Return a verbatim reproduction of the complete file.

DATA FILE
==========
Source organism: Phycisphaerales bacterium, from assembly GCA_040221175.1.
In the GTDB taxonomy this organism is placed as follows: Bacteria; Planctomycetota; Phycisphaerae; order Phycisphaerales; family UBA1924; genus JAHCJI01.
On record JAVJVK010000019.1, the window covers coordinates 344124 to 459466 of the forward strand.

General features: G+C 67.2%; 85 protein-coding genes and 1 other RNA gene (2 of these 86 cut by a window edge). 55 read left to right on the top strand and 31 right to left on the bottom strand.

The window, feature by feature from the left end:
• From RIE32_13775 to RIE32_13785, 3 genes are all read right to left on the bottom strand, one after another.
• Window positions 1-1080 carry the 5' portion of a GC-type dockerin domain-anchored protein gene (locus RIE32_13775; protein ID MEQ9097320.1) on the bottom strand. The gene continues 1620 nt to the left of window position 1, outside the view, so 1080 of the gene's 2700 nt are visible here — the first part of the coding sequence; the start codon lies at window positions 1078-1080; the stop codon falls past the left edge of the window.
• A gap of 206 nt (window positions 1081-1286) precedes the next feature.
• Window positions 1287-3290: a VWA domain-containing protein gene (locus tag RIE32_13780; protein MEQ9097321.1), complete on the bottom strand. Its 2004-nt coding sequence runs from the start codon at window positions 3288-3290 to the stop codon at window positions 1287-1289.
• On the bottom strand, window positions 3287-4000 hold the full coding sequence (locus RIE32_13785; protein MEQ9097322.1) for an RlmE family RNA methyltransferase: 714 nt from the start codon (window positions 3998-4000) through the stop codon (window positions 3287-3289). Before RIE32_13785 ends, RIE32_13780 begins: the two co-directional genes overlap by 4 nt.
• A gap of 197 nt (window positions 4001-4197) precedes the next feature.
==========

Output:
Source organism: Phycisphaerales bacterium, from assembly GCA_040221175.1.
In the GTDB taxonomy this organism is placed as follows: Bacteria; Planctomycetota; Phycisphaerae; order Phycisphaerales; family UBA1924; genus JAHCJI01.
On record JAVJVK010000019.1, the window covers coordinates 344124 to 459466 of the forward strand.

General features: G+C 67.2%; 85 protein-coding genes and 1 other RNA gene (2 of these 86 cut by a window edge). 55 read left to right on the top strand and 31 right to left on the bottom strand.

The window, feature by feature from the left end:
• From RIE32_13775 to RIE32_13785, 3 genes are all read right to left on the bottom strand, one after another.
• Window positions 1-1080 carry the 5' portion of a GC-type dockerin domain-anchored protein gene (locus RIE32_13775; protein ID MEQ9097320.1) on the bottom strand. The gene continues 1620 nt to the left of window position 1, outside the view, so 1080 of the gene's 2700 nt are visible here — the first part of the coding sequence; the start codon lies at window positions 1078-1080; the stop codon falls past the left edge of the window.
• A gap of 206 nt (window positions 1081-1286) precedes the next feature.
• Window positions 1287-3290: a VWA domain-containing protein gene (locus tag RIE32_13780; protein MEQ9097321.1), complete on the bottom strand. Its 2004-nt coding sequence runs from the start codon at window positions 3288-3290 to the stop codon at window positions 1287-1289.
• On the bottom strand, window positions 3287-4000 hold the full coding sequence (locus RIE32_13785; protein MEQ9097322.1) for an RlmE family RNA methyltransferase: 714 nt from the start codon (window positions 3998-4000) through the stop codon (window positions 3287-3289). Before RIE32_13785 ends, RIE32_13780 begins: the two co-directional genes overlap by 4 nt.
• A gap of 197 nt (window positions 4001-4197) precedes the next feature.